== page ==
Art and the Eternal
I Love "Tree and Leaf" by Tolkien, and I think it has had a profound effect on how I view the relationships among creation, human artistry, and God's work. I find Tolkien's notion of the eternal significance and persistence of what we create and love encouraging in the face of Postmodernity's corrosion of objective reality and its value. Read this entire work along with Tolkien's comments on "subcreation" found in "Tree and Leaf"--it's amazing!
"Niggle pushed open the gate, jumped on the bicycle, and went bowling downhill in the spring sunshine. Before long he found that the path on which he had started had disappeared, and the bicycle was rolling along over a marvellous turf. It was green and close; and yet he could see every blade distinctly. He seemed to remember having seen or dreamed of that sweep of grass somewhere or other. The curves of the land were familiar somehow. Yes: the ground was becoming level, as it should, and now, of course, it was beginning to rise again. A great green shadow came between him and the sun. Niggle looked up, and fell off his bicycle.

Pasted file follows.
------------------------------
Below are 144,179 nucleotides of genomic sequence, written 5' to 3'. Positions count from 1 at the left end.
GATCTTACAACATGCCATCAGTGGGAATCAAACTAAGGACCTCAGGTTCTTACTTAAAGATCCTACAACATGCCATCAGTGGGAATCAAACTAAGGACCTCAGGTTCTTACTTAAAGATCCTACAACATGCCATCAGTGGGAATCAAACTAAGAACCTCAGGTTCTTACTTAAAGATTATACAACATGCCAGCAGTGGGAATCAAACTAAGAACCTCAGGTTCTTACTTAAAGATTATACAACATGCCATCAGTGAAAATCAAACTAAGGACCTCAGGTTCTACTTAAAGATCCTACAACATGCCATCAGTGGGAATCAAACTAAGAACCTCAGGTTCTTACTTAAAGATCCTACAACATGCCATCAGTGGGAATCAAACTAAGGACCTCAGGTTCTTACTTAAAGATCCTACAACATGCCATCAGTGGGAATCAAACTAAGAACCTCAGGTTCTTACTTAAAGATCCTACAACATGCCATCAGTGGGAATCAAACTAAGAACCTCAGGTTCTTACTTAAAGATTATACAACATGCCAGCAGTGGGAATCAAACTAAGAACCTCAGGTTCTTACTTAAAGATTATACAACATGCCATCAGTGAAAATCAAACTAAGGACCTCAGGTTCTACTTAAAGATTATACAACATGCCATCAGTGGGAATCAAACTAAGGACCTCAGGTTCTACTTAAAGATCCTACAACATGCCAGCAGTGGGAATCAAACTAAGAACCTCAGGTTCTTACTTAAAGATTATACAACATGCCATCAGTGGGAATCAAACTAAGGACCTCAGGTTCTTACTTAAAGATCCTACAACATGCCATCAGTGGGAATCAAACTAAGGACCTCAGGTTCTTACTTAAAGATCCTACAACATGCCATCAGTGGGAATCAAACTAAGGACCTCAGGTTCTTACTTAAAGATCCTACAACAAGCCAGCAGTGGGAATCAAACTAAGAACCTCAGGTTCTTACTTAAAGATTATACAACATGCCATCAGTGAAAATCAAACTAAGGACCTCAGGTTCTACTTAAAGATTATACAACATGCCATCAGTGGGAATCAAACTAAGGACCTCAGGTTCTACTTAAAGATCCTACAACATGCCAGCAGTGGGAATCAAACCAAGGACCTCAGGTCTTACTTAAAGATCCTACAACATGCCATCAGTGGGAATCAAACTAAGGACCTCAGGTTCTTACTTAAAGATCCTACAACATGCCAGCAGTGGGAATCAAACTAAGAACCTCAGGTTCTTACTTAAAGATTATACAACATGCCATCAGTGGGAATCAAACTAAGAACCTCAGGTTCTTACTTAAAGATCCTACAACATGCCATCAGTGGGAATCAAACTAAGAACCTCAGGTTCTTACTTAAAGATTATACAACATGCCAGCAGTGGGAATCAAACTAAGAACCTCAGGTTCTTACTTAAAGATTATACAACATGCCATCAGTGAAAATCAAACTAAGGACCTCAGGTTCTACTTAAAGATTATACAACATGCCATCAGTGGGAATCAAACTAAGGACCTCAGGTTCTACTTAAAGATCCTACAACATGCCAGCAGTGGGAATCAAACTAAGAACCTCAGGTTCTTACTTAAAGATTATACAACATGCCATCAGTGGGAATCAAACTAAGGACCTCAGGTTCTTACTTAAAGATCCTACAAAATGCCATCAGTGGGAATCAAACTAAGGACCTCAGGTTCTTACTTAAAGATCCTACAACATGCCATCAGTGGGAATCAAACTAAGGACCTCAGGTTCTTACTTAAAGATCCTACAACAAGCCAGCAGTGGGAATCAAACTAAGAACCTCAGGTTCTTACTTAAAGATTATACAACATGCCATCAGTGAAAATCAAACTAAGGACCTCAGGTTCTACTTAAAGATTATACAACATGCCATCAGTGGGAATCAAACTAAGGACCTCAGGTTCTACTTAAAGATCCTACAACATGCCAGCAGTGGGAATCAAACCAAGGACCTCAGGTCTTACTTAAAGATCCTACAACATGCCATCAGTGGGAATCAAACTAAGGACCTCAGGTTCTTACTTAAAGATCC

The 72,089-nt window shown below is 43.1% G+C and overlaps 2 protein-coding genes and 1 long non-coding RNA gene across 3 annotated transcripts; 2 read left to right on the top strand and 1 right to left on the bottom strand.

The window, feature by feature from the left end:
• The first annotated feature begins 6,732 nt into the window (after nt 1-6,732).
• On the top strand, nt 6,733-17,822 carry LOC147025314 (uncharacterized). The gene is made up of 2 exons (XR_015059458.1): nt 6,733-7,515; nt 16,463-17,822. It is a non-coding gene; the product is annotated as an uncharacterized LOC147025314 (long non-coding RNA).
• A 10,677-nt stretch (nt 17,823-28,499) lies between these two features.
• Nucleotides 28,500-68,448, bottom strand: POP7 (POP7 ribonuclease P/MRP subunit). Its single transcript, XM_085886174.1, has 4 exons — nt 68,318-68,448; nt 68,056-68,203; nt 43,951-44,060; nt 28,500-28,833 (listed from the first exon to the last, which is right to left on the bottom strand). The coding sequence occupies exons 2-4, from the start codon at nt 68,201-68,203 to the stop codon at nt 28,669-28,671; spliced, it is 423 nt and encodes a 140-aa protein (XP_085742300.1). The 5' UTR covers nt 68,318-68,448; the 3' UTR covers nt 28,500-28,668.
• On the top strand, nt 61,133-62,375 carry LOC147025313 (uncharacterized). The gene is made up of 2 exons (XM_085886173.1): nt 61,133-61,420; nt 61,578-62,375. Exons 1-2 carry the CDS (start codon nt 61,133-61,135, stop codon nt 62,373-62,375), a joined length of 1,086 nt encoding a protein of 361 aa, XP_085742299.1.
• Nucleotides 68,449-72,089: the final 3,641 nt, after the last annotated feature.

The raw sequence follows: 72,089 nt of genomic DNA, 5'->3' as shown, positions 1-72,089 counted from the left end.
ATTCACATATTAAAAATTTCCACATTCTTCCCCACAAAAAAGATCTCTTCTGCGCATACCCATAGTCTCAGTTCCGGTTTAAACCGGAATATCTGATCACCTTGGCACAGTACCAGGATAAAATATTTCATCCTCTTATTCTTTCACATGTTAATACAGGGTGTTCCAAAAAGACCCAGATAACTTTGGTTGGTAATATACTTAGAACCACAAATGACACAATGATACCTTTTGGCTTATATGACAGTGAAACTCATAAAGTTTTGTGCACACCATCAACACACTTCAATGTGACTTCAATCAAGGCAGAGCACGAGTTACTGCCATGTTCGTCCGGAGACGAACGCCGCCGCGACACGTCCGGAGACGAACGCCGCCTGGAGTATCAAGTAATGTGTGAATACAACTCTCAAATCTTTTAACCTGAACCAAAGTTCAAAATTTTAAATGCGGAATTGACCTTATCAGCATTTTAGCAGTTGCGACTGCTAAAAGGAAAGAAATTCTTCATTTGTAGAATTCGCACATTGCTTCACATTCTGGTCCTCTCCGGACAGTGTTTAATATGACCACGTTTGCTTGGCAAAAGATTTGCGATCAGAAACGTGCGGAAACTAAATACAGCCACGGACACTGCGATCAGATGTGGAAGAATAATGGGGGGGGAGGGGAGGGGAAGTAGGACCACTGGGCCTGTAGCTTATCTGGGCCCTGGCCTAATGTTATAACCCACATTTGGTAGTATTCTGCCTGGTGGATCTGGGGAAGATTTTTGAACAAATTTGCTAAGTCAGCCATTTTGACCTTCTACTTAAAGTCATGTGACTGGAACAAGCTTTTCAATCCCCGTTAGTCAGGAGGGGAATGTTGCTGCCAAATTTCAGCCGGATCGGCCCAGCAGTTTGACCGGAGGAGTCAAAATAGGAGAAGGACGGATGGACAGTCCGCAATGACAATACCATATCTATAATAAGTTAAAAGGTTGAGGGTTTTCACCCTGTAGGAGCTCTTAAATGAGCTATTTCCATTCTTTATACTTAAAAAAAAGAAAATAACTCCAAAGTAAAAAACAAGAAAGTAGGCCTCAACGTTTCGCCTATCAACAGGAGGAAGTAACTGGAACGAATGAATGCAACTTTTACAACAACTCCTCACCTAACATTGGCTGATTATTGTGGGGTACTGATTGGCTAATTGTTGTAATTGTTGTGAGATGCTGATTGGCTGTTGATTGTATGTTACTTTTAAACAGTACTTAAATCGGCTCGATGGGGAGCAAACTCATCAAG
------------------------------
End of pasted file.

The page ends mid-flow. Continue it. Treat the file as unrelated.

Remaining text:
Before him stood the Tree, his Tree, finished. If you could say that of a Tree that was alive, its leaves opening, its branches growing and bending in the wind that Niggle had so often felt or guessed, and had so often failed to catch. He gazed at the Tree, and slowly he lifted his arms and opened them wide.
'It's a gift!' he said. He was referring to his art, and also to the result; but he was using the word quite literally."
from "Leaf By Niggle"
by J.R.R. Tolkien
Ballantine Books, 1966